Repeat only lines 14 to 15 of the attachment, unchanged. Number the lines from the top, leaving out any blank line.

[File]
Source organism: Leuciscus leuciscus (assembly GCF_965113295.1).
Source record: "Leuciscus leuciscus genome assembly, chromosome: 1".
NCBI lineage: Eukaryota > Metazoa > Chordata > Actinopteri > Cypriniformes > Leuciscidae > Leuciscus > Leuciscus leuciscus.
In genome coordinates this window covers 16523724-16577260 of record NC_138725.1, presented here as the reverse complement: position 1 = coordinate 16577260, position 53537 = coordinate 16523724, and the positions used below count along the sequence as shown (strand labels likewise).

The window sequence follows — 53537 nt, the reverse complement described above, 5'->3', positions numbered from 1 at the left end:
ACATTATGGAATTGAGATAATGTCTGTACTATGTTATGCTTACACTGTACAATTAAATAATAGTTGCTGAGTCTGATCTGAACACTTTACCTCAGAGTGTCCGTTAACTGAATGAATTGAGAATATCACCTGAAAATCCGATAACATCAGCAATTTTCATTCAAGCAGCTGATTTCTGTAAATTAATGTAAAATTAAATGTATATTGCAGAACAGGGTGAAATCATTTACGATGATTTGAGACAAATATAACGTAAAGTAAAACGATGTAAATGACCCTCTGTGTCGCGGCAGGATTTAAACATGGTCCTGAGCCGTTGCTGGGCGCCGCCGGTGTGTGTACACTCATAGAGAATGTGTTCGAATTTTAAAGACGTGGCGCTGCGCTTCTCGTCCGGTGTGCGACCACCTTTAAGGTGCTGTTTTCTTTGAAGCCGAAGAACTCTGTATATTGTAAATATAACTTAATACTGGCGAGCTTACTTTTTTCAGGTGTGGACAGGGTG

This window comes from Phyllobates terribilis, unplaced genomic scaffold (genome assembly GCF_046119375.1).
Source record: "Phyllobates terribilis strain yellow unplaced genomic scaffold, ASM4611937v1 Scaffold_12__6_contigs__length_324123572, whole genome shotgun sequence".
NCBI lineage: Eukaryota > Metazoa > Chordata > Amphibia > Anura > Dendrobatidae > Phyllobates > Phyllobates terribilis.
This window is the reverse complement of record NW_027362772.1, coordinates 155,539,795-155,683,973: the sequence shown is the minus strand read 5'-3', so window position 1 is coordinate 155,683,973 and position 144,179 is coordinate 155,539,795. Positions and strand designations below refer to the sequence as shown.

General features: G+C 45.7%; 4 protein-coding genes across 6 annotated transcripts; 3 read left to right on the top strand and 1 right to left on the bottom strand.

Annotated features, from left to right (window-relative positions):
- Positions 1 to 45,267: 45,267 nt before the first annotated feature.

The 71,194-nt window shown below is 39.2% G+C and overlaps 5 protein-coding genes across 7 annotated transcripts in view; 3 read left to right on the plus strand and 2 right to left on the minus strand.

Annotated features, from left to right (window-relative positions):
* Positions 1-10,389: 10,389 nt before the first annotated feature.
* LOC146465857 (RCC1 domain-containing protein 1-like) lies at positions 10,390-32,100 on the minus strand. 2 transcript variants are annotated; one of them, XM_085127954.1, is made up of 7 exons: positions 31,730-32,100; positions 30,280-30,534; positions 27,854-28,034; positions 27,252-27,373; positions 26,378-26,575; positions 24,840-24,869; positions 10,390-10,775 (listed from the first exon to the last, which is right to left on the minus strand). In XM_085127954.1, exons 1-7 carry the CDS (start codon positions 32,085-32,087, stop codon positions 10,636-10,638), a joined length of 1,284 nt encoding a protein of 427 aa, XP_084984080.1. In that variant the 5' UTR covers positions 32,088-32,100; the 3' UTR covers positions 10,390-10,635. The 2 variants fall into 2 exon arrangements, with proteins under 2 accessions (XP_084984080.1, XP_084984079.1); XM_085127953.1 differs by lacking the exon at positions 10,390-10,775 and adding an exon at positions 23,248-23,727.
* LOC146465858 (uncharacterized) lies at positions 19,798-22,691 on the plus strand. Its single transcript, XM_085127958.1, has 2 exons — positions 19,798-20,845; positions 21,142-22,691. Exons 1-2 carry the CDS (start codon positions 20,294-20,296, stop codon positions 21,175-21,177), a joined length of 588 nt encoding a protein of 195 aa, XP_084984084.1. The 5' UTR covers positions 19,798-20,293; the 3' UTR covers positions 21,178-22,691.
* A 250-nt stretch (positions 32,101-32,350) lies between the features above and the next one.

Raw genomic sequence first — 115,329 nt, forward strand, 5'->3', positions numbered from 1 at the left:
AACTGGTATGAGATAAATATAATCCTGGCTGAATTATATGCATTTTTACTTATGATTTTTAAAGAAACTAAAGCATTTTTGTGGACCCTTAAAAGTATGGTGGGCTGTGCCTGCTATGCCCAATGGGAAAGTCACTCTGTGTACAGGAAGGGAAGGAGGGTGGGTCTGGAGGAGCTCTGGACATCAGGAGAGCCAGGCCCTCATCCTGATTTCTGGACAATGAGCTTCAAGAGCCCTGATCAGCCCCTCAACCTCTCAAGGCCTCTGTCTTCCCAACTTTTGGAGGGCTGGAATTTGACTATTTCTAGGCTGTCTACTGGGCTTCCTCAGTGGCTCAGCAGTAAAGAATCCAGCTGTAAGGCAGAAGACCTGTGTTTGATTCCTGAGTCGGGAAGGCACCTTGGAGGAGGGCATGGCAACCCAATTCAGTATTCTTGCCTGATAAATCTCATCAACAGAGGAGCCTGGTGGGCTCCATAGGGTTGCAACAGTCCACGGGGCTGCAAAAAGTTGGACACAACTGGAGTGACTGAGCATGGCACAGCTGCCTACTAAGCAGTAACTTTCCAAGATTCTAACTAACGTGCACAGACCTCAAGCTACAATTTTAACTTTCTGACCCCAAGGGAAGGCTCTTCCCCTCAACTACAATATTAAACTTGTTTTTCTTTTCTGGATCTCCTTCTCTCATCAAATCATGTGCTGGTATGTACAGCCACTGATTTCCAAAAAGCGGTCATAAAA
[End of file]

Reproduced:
The 71,194-nt window shown below is 39.2% G+C and overlaps 5 protein-coding genes across 7 annotated transcripts in view; 3 read left to right on the plus strand and 2 right to left on the minus strand.

Annotated features, from left to right (window-relative positions):